NEWOWNERSHIP 12 Auto Max Automotive , located at 3007 Texas Parkway, Missouri City, came under new ownership at the beginning of 2021, according to the business’s new own- er, Arthur Garner and manager Blake Lewis. The car mechanic shop oers inspections, oil changes, transmission and suspension repair, and body work. 281-835-8000. www.automaxautomotivetx.com ANNIVERSARIES 13 Hope for Three , a Fort Bend Coun- ty nonprot, will recognize its 10-year anniversary in April, which is the month globally dedicated to autism awareness. The organization is located at 12808 W. Airport Blvd., Ste. 375, Sugar Land, and was established to raise community awareness and provide resources and nancial support to families with children diagnosed with autism spectrum disorder. 281-245-0640. www.hopeforthree.org 14 Gr8 Guns will be celebrating its one-year anniversary April 27. The retail store, which also oers remote purchasing over the phone, carries a variety of guns, supplies and ammunition. Located at 5022 Hwy. 90A, Ste. S, Sugar Land, the store aims to sell rearms without condescension toward less experienced customers. 832-886-6000. www.gr8guns.com RENOVATIONS 15 La Tapatia is undergoing renovations to add outdoor seating to its restaurant located at 13574 University Blvd., Ste. 1200, Sugar Land. The covered patio is scheduled to open in mid-April. La Tapatia serves modern Mexican cuisine, featuring menu items such as enchiladas, taco plat- ters and quesadillas. 281-302-5642. www.latapatia.com CLOSINGS 16 LeBlue Cleaners located at 5405 Hwy. 6, Ste. 100, Missouri City, perma- nently closed in March. The Missouri City location featured a drive-thru and deliv- ery services. Council Member Anthony Maroulis organized an eort to return clothing at the business to members of the community. www.lebluecleaners.com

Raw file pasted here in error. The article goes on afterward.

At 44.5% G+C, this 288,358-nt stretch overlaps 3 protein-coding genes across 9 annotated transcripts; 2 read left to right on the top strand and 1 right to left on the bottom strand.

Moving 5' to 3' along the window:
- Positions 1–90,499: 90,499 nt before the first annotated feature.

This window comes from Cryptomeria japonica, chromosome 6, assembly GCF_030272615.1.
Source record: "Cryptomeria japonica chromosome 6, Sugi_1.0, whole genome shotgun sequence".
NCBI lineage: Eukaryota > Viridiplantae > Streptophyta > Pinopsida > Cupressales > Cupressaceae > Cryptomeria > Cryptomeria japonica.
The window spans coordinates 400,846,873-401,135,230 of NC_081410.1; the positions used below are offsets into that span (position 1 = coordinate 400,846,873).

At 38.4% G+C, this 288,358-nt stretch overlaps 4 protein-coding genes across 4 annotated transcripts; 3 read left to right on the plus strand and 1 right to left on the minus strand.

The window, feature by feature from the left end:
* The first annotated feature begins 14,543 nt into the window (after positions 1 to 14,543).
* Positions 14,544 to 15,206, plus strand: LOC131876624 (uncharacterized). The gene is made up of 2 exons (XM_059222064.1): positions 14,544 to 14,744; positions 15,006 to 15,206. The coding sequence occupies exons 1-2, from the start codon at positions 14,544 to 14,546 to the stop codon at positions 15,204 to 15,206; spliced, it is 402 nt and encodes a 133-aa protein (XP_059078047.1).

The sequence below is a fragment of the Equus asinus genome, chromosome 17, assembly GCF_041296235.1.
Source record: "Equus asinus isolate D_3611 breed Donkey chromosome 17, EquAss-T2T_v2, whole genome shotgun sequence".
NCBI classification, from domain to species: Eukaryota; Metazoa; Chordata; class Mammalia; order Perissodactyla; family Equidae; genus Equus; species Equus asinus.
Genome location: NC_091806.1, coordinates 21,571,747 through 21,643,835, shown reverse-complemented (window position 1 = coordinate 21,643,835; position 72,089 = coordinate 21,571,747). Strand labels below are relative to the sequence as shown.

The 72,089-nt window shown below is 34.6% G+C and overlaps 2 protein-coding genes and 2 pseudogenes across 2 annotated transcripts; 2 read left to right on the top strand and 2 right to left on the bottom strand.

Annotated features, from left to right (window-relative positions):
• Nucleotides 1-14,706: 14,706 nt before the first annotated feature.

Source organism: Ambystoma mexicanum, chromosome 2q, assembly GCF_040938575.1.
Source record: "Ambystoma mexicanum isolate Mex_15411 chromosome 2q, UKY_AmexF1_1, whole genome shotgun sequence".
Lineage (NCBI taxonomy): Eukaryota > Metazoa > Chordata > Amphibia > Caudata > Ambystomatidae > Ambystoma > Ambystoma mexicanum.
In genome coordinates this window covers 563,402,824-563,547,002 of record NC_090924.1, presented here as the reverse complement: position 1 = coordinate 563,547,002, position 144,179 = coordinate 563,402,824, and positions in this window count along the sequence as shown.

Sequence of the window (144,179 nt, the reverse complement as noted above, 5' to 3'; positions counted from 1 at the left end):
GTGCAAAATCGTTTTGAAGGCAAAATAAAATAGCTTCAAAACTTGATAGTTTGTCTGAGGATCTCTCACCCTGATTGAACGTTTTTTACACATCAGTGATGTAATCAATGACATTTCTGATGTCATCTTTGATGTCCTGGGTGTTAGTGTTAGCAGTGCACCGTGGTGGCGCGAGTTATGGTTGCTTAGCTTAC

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Manal Sweets